Line directs the eye around the interior of a frame and as we have explored, all types of lines create individual spacial relationships. A ruling pen line as an example of 2-D pictorial space and would never be recognized as a space element. A v-groove (line), though truly a physically 3-D use of actual space also would still count only as a line element.
A surface marble paper strip (line) contrasts with a botanical print differently than a deep bevel wrap using the same marble paper would. The second example adds depth, contrast and potential shadows creating a use of intensity. Generally, the only time space will be recognized in framing is during the production of multiple opening mats, shadow boxes, extremes in accented border width or framed wall groupings. They all utilize space in a more dramatic way to achieve a particular design response or end result.
We are probably most aware of space when arranging wall groupings. The area or space in which objects or images exist is called positive space. Space may also be the distance, void or interval between things akin to moments of silence in music, a pause in speech, or the blank mat area between multiple openings. This is known as negative space. Positive and negative spaces are equally important in the layout, placement and visual unity of a design or grouping.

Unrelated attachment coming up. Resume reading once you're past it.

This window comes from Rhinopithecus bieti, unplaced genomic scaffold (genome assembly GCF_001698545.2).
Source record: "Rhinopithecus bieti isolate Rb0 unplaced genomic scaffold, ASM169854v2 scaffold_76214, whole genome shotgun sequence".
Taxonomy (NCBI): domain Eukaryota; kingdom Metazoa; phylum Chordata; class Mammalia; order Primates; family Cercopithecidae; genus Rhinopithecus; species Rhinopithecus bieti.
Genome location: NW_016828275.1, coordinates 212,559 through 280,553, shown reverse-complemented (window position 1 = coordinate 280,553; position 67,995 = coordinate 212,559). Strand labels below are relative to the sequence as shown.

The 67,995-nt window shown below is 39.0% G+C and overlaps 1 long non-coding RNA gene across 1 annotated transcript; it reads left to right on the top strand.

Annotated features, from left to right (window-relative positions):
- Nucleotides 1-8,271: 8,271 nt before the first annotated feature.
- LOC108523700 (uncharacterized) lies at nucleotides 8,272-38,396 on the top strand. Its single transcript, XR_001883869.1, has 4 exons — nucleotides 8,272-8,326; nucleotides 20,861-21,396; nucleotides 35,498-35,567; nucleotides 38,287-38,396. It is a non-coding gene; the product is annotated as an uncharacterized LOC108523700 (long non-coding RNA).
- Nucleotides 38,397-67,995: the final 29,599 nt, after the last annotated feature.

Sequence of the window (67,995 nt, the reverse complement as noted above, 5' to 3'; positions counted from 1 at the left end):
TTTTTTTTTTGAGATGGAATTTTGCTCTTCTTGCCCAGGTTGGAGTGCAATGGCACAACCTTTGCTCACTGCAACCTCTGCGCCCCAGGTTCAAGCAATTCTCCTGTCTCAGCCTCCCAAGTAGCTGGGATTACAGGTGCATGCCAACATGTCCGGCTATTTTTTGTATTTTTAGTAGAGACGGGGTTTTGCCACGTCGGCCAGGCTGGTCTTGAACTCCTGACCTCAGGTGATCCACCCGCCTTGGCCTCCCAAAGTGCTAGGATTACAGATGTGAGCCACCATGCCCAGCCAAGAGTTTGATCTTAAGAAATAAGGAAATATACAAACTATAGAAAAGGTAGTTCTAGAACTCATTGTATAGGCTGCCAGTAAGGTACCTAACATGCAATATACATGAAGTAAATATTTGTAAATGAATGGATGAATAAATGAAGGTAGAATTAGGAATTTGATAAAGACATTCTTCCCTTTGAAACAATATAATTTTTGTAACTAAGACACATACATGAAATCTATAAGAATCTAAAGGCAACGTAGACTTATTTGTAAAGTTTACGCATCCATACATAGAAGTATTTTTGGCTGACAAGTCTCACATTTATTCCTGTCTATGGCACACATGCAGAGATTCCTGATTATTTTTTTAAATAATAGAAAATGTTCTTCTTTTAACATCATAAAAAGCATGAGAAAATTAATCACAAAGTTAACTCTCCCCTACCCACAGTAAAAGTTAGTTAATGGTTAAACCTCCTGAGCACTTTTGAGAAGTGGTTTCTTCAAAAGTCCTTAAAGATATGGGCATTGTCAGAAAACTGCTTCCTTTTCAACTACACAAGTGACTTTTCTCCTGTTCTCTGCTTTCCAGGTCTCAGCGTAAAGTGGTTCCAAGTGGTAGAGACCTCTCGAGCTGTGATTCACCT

Horizontal, vertical or triangular placement of similarly framed artworks helps create a unity through symmetry when hanging. But, when arranging a grouping of family photographs and keepsakes involving variable frame sizes, styles and colors, the element of space reigns supreme (photo 4).
The wall grouping uses space surrounding the frames. Too much space will allow the frames to feel unrelated, too little space would feel crowded. Common lines between the frames helps create continuity and unity.